In 1837, Maltby became Bishop of Durham, the first after the abolition of the office of Prince-Bishop.[7] In 1847, John Russell, 1st Earl Russell, a close personal friend, canvassed him as Archbishop of York but Maltby felt the role too much for his years.[7]

Doctrinal controversy

On his appointment, Maltby was the sole Whig among the Lords Spiritual, save for 87-year-old Henry Bathurst, Bishop of Norwich, and he attracted much personal hostility and criticism. However, Maltby was driven by his conscience and an over-riding ecumenism and even-handedness in his associations and criticism. His public controversies and scandals included:

Durham University

Maltby had strong connections to the University of Durham, making generous financial provision. He also assisted in the negotiations of its royal charter, persuading the government to honour its undertaking to his predecessor, William Van Mildert, that all students must subscribe to the Thirty-Nine Articles before graduation.[7] Van Mildert had arranged for the bishop's residence to be moved to Auckland Castle in 1832 in order for the University to occupy Durham Castle as University College, Durham in 1837; by that time, Maltby had arranged to make the necessary renovations. [14][15]

Wealth and personal life

Memorial to Bishop Edward Maltby, Durham Cathedral
Memorial to Bishop Edward Maltby, Durham Cathedral

The Established Church Act 1836 set the maximum annual income for a bishop at £8,000 (£525,000 at 2003 prices[16]) but it was revealed in 1847 that Maltby was earning around £12,000 (£787,000[16]), having exceeded £21,000 (£1.4 million[16]) in 1841. In response to the widespread public criticism, he established the Maltby Fund for building work in the Durham diocese.[7]

He caused further scandal in 1855 when, elderly and almost blind, Maltby made an unprecedented request that he be allowed to retire and suggested an annual pension of £4,500 (£307,000[16]). Prime Minister William Ewart Gladstone was appalled, denouncing the request as simony, but he eventually conceded, allowing Blomfield, now Bishop of London, to retire at the same time.[7][17]

Maltby died at his London residence and is buried in Kensal Green Cemetery in London, sharing a family vault with his eldest brother.[7] A tablet to his memory was erected in Durham Cathedral.



  1. ^ "Maltby, Edward (at Chichester) (CCEd Appointment ID 303851)". The Clergy of the Church of England Database 1540–1835. Retrieved 31 October 2014.
  2. ^ "Maltby, Edward (1793–1831) (CCEd Person ID 70037)". The Clergy of the Church of England Database 1540–1835. Retrieved 31 October 2014.
  3. ^ "Maltby, Edward (CCEd Ordination ID 15642)". The Clergy of the Church of England Database 1540–1835. Retrieved 31 October 2014.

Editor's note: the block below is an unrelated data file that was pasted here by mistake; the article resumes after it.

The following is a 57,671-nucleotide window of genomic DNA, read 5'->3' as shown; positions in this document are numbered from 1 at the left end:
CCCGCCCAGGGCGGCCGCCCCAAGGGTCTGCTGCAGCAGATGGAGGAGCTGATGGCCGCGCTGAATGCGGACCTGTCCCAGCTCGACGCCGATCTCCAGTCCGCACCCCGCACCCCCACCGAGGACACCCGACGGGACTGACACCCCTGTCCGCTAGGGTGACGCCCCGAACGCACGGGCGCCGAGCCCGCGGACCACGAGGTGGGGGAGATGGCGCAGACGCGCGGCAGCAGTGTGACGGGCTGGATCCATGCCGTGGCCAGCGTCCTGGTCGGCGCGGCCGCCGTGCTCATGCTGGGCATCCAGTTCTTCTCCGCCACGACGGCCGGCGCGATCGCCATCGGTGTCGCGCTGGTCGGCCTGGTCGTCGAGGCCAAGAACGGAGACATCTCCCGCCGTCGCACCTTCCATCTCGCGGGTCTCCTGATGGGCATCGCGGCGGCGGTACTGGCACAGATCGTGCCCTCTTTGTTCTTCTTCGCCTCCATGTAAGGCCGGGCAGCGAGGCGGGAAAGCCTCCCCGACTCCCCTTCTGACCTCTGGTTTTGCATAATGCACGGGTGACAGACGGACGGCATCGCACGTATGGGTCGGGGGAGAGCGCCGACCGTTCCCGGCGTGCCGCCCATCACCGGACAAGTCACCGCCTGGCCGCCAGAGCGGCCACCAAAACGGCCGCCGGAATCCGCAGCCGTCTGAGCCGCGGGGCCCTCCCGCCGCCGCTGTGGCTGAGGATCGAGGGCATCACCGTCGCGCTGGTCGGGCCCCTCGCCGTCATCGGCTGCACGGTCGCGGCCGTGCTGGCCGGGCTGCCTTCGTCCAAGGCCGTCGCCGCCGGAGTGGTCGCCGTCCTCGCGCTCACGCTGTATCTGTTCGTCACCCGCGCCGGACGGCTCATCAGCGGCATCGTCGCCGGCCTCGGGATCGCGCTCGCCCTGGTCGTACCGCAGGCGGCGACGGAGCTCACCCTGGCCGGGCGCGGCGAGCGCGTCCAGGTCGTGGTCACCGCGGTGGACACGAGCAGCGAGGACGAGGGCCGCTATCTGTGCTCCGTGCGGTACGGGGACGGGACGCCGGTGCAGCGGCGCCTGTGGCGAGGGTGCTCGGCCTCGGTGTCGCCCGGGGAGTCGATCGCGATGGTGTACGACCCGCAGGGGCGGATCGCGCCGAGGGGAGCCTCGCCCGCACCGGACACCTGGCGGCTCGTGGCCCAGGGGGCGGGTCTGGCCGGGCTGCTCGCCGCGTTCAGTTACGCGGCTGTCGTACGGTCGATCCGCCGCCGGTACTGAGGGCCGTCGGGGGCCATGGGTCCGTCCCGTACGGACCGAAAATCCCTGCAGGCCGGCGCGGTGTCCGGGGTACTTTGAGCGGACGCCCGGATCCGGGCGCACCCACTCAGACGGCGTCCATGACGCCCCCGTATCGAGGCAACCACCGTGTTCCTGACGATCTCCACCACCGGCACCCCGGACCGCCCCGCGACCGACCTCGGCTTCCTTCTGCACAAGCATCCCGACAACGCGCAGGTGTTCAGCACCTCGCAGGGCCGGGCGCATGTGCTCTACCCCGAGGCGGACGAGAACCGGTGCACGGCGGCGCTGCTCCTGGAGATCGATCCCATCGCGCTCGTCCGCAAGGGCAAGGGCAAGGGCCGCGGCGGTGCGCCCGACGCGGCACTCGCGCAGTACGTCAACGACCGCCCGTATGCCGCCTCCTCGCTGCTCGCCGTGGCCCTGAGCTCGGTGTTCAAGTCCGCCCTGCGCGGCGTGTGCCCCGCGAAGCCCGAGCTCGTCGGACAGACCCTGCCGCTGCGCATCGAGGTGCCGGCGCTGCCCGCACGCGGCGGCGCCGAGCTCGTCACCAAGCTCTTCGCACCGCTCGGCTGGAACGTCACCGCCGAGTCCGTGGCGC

4. ^ "Maltby, Edward (CCEd Ordination ID 15725)". The Clergy of the Church of England Database 1540–1835. Retrieved 31 October 2014.
  5. ^ "Maltby, Edward (at Chichester) (CCEd Appointment ID 303853)". The Clergy of the Church of England Database 1540–1835. Retrieved 31 October 2014.
  6. ^ Burke's General Armory, 1884
  7. ^ a b c d e f g h i j k l m n o p q r s t u Varley (2004)
  8. ^ "Maltby, Edward (MLTY787E)". A Cambridge Alumni Database. University of Cambridge. – gives 1787 as the year of Maltby's admission to Pembroke
  9. ^ Maltby (1802)
  10. ^ Hedley, S. (2004) "Alderson, Sir Edward Hall (bap. 1787, d. 1857)", Oxford Dictionary of National Biography, Oxford University Press. Retrieved 22 July 2007 (subscription or UK public library membership required)
  11. ^ Burns, S. (2004) "Blomfield, Charles James (1786–1857)", Oxford Dictionary of National Biography, Oxford University Press, online edn, Jan 2007. Retrieved 12 August 2007 (subscription or UK public library membership required)
  12. ^ Maltby (1803)
  13. ^ Benson, A. C. et al. (1907) Letters of Queen Victoria, 1st ser., 1.155
  14. ^ "Durham Castle". Britain Express. Retrieved 29 October 2019.
  15. ^ "Van Mildert and the Foundation of Durham University". Durham University. Retrieved 19 September 2019.
  16. ^ a b c d O'Donoghue, J.; et al. (2004). "Consumer Price Inflation since 1750". Economic Trends. 604: 38–46, March.
  17. ^ Welch (1964)
  18. ^ "Edward Maltby". Cornucopia. Archived from the original on 24 July 2012. Retrieved 12 August 2007.


  • Obituaries:

Church of England titles
Preceded by Bishop of Chichester
Succeeded by
Preceded by Bishop of Durham
Succeeded by
Professional and academic associations
Preceded by President of the Surtees Society
Succeeded by
This page was last edited on 27 November 2021, at 18:38
Basis of this page is in Wikipedia. Text is available under the CC BY-SA 3.0 Unported License. Non-text media are available under their specified licenses. Wikipedia® is a registered trademark of the Wikimedia Foundation, Inc. WIKI 2 is an independent company and has no affiliation with Wikimedia Foundation.